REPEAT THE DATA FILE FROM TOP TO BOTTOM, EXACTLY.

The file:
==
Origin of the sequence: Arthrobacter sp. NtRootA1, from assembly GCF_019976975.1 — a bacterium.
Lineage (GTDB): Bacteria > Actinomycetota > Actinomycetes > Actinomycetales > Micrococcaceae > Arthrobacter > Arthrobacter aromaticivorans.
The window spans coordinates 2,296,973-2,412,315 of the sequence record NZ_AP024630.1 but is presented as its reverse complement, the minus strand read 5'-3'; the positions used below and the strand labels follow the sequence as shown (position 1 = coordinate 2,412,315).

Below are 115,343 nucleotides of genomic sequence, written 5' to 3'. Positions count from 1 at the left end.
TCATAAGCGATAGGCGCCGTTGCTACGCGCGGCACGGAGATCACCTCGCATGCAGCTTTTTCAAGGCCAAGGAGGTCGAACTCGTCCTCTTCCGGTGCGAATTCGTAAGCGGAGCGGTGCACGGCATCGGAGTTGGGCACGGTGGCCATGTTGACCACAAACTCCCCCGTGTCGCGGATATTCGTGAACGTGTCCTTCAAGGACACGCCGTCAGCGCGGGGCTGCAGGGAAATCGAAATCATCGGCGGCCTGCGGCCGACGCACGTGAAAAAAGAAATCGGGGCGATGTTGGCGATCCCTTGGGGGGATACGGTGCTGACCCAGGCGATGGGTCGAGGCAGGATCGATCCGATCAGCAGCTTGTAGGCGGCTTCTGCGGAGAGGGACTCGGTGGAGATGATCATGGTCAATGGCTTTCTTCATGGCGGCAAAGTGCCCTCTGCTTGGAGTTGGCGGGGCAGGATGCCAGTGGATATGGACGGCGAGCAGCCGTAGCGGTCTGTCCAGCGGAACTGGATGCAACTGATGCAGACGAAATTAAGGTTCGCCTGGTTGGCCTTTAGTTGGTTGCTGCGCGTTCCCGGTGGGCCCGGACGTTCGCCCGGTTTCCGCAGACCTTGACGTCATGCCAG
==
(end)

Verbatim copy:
Origin of the sequence: Arthrobacter sp. NtRootA1, from assembly GCF_019976975.1 — a bacterium.
Lineage (GTDB): Bacteria > Actinomycetota > Actinomycetes > Actinomycetales > Micrococcaceae > Arthrobacter > Arthrobacter aromaticivorans.
The window spans coordinates 2,296,973-2,412,315 of the sequence record NZ_AP024630.1 but is presented as its reverse complement, the minus strand read 5'-3'; the positions used below and the strand labels follow the sequence as shown (position 1 = coordinate 2,412,315).

Below are 115,343 nucleotides of genomic sequence, written 5' to 3'. Positions count from 1 at the left end.
TCATAAGCGATAGGCGCCGTTGCTACGCGCGGCACGGAGATCACCTCGCATGCAGCTTTTTCAAGGCCAAGGAGGTCGAACTCGTCCTCTTCCGGTGCGAATTCGTAAGCGGAGCGGTGCACGGCATCGGAGTTGGGCACGGTGGCCATGTTGACCACAAACTCCCCCGTGTCGCGGATATTCGTGAACGTGTCCTTCAAGGACACGCCGTCAGCGCGGGGCTGCAGGGAAATCGAAATCATCGGCGGCCTGCGGCCGACGCACGTGAAAAAAGAAATCGGGGCGATGTTGGCGATCCCTTGGGGGGATACGGTGCTGACCCAGGCGATGGGTCGAGGCAGGATCGATCCGATCAGCAGCTTGTAGGCGGCTTCTGCGGAGAGGGACTCGGTGGAGATGATCATGGTCAATGGCTTTCTTCATGGCGGCAAAGTGCCCTCTGCTTGGAGTTGGCGGGGCAGGATGCCAGTGGATATGGACGGCGAGCAGCCGTAGCGGTCTGTCCAGCGGAACTGGATGCAACTGATGCAGACGAAATTAAGGTTCGCCTGGTTGGCCTTTAGTTGGTTGCTGCGCGTTCCCGGTGGGCCCGGACGTTCGCCCGGTTTCCGCAGACCTTGACGTCATGCCAG